OLED screens are increasingly common among premium notebooks. The latest example is Asus' high-end Zenbook 14X OLED, which packs an impressively vibrant OLED touchscreen and the latest specs. It also has more I/O ports than I expected for a thin-and-light notebook. However, its battery life is middling at best, likely due to that same bright and high-resolution display.
- 14-inch 2,880 x 1,800-pixel OLED screen
- Intel Core i7-1165G7 processor with Nvidia GeForce MX450 graphics
- 2x Thunderbolt 4, USB 3.2 Gen 2 Type-A, HDMI, headphone jack
As the Zenbook's product page helpfully reminds me, its 14-inch 2,880 x 1,800-pixel OLED screen offers the deepest blacks and the most vivid colours. To use a cliché, colours really pop and look alive on this OLED screen. It also supports HDR videos on YouTube, many of which depict scenes of nature that perfectly show off the display's best characteristics. The screen brightness is rated at over 550 nits, which is relatively high for a notebook display. Meanwhile, the 16:10 aspect ratio also lets you see more content compared to a standard 16:9 screen. But you'll probably need a cleaning cloth to keep this glossy touchscreen pristine and free of the fingerprints from all the tapping and scrolling you'll likely do.
The Zenbook also supports Asus' ScreenPad feature, which turns the touchpad into a 5.6-inch secondary screen to display app icons and windows. It is a less capable and much smaller version of the secondary screen in the Zenbook Pro Duo 15 OLED. While it is now more responsive than previous iterations, I still find it awkward to use. Perhaps I just can't fit it into my workflow, so I mostly use it as a virtual number pad. The Zenbook also has a surprisingly number of ports for an ultrabook. Asus managed to fit both a USB-A and a HDMI port, along with two Thunderbolt 4 ports and even a microSD card reader.
The build quality is impeccable, as expected of a notebook that touts military-grade durability. The keyboard has virtually no flex while the lid is stiff and rigid. The power button doubles as a fingerprint sensor. I also liked how I can open the laptop lid with one hand. Performance, too, is good with its 11th-gen Intel Core i7, 16GB of memory and an entry-level Nvidia GeForce MX450 graphics chip producing a score of 5,359 in PCMark 10. This result surpasses other 2021 ultrabooks I have tested that rely on integrated graphics, such as the Dell XPS 13. However, the base of the Zenbook does get warm enough during intensive benchmarks that I'm uncomfortable placing it on my lap.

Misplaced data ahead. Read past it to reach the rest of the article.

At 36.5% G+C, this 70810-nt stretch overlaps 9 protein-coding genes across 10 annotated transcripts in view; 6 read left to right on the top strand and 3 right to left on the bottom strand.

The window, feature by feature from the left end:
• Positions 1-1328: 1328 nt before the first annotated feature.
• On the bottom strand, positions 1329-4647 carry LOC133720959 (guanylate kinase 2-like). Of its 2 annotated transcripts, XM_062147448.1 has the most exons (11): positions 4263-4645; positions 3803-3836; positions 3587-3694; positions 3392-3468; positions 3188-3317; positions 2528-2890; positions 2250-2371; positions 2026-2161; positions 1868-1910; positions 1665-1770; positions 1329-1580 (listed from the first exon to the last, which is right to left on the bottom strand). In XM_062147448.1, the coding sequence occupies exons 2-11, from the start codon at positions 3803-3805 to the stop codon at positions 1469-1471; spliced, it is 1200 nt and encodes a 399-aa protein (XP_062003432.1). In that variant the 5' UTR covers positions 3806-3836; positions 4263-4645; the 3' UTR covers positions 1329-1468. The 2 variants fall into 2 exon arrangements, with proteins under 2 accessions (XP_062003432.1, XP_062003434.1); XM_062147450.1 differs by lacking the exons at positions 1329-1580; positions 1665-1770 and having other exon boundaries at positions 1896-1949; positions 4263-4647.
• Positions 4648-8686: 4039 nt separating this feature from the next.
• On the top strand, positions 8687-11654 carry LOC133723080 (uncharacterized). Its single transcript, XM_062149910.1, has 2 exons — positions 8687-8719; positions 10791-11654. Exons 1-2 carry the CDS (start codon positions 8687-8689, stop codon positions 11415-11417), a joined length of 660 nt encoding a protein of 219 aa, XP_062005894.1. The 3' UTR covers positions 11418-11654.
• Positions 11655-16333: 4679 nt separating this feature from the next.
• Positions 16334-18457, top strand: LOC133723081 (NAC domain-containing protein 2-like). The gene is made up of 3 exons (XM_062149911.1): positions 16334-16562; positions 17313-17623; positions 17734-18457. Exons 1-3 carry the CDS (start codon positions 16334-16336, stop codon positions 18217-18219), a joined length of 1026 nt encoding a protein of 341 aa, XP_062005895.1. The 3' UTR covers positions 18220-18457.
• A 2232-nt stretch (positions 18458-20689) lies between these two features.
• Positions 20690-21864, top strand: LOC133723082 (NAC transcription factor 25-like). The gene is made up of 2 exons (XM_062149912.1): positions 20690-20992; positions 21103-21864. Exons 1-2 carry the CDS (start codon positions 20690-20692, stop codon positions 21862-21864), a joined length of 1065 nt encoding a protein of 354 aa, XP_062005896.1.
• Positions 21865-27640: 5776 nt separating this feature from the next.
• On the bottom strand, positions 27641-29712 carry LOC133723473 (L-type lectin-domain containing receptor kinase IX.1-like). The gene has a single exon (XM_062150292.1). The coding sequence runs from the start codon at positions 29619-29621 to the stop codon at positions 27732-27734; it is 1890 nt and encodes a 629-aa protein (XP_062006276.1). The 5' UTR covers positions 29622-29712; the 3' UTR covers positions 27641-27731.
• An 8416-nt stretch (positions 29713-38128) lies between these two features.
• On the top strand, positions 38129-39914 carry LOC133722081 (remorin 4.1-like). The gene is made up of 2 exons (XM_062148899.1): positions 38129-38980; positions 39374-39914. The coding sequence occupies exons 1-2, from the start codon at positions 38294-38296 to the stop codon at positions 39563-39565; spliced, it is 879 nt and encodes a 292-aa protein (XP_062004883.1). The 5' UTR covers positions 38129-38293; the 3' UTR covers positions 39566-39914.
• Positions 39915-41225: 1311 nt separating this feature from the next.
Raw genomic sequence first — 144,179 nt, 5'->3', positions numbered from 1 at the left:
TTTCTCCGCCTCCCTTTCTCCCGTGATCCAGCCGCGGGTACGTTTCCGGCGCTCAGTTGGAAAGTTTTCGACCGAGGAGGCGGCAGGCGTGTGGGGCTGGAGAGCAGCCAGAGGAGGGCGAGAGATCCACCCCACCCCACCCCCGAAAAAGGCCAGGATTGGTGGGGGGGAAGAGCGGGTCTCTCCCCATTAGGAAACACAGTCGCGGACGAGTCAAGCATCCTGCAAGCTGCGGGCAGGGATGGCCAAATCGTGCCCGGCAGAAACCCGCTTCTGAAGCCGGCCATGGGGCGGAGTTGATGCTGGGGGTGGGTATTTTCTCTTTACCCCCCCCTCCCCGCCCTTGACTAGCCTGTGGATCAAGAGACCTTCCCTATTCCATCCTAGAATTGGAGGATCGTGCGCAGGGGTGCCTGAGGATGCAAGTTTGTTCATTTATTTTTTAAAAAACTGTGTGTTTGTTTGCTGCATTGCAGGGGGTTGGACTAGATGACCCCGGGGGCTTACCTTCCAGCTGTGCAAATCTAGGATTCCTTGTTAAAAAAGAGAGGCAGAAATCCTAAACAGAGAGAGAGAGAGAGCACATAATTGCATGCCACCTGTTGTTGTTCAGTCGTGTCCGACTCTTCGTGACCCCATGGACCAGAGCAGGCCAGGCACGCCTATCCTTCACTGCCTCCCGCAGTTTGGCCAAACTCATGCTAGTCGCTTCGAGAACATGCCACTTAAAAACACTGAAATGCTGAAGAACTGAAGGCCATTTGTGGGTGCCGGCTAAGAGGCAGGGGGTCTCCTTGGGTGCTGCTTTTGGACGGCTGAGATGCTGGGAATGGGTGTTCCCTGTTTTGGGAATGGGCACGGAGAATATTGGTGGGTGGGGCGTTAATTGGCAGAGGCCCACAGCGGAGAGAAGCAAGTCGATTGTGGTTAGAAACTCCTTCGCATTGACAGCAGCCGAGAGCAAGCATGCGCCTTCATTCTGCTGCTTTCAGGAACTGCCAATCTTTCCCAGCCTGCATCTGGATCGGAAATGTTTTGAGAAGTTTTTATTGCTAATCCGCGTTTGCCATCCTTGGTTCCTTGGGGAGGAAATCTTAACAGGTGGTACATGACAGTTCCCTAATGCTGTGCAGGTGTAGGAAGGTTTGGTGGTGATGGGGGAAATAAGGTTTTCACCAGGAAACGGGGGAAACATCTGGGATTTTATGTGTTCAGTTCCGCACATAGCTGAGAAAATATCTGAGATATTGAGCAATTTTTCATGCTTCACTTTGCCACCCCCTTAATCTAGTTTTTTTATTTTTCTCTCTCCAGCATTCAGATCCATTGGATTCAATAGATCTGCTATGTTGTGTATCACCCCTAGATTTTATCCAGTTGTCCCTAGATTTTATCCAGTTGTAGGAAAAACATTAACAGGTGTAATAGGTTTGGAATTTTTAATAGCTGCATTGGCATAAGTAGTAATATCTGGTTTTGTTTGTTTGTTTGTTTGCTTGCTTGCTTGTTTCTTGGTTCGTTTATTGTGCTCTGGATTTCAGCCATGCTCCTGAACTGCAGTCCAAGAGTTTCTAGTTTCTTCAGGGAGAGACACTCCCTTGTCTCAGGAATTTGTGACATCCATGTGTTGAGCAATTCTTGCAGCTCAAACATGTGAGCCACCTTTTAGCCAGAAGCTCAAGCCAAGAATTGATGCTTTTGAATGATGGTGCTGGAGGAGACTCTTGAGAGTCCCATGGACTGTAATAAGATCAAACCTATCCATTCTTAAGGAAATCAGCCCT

Lastly, the Achilles' heel of the Asus Zenbook 14X OLED is its mediocre battery life. In our usual video-loop battery test, the Zenbook managed 6hr 34min. This would have been very decent just a couple of years back, but the latest ultrabooks now do better. For example, the LG Gram 16 lasted over 10 hours despite a larger 16-inch screen. But that's the price you'll have to pay for the Zenbook's bright and crisp display. Overall, the Zenbook justifies its premium price, though you probably have to lower the screen brightness to extend its uptime when on battery. The higher-end variant with the GeForce MX450 (S$2,398) is available on Shopee, Lazada, and from Asus directly. There's also a cheaper model (S$2,198) with integrated graphics here.
Note: Review unit provided by Asus.
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